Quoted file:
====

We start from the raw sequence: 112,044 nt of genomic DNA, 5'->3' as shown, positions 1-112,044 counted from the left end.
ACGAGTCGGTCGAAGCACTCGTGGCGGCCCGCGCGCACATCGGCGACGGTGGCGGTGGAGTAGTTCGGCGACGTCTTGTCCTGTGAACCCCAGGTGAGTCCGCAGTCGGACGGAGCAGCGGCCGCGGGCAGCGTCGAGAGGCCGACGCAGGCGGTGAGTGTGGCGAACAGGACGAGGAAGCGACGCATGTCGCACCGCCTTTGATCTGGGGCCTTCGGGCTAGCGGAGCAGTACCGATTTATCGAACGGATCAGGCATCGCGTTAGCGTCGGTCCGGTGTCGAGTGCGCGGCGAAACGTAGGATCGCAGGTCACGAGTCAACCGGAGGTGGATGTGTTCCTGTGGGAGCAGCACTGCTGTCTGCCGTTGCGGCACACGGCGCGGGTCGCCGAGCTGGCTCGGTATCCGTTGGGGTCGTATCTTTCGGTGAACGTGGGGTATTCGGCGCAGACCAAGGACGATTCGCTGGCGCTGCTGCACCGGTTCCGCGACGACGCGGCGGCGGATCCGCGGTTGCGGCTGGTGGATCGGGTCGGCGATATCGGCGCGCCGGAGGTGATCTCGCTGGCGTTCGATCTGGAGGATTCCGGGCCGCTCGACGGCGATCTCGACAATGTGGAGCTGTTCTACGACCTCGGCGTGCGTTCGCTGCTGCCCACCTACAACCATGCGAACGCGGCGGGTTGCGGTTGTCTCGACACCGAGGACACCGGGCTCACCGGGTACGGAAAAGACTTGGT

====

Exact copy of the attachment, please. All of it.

We start from the raw sequence: 112,044 nt of genomic DNA, 5'->3' as shown, positions 1-112,044 counted from the left end.
ACGAGTCGGTCGAAGCACTCGTGGCGGCCCGCGCGCACATCGGCGACGGTGGCGGTGGAGTAGTTCGGCGACGTCTTGTCCTGTGAACCCCAGGTGAGTCCGCAGTCGGACGGAGCAGCGGCCGCGGGCAGCGTCGAGAGGCCGACGCAGGCGGTGAGTGTGGCGAACAGGACGAGGAAGCGACGCATGTCGCACCGCCTTTGATCTGGGGCCTTCGGGCTAGCGGAGCAGTACCGATTTATCGAACGGATCAGGCATCGCGTTAGCGTCGGTCCGGTGTCGAGTGCGCGGCGAAACGTAGGATCGCAGGTCACGAGTCAACCGGAGGTGGATGTGTTCCTGTGGGAGCAGCACTGCTGTCTGCCGTTGCGGCACACGGCGCGGGTCGCCGAGCTGGCTCGGTATCCGTTGGGGTCGTATCTTTCGGTGAACGTGGGGTATTCGGCGCAGACCAAGGACGATTCGCTGGCGCTGCTGCACCGGTTCCGCGACGACGCGGCGGCGGATCCGCGGTTGCGGCTGGTGGATCGGGTCGGCGATATCGGCGCGCCGGAGGTGATCTCGCTGGCGTTCGATCTGGAGGATTCCGGGCCGCTCGACGGCGATCTCGACAATGTGGAGCTGTTCTACGACCTCGGCGTGCGTTCGCTGCTGCCCACCTACAACCATGCGAACGCGGCGGGTTGCGGTTGTCTCGACACCGAGGACACCGGGCTCACCGGGTACGGAAAAGACTTGGT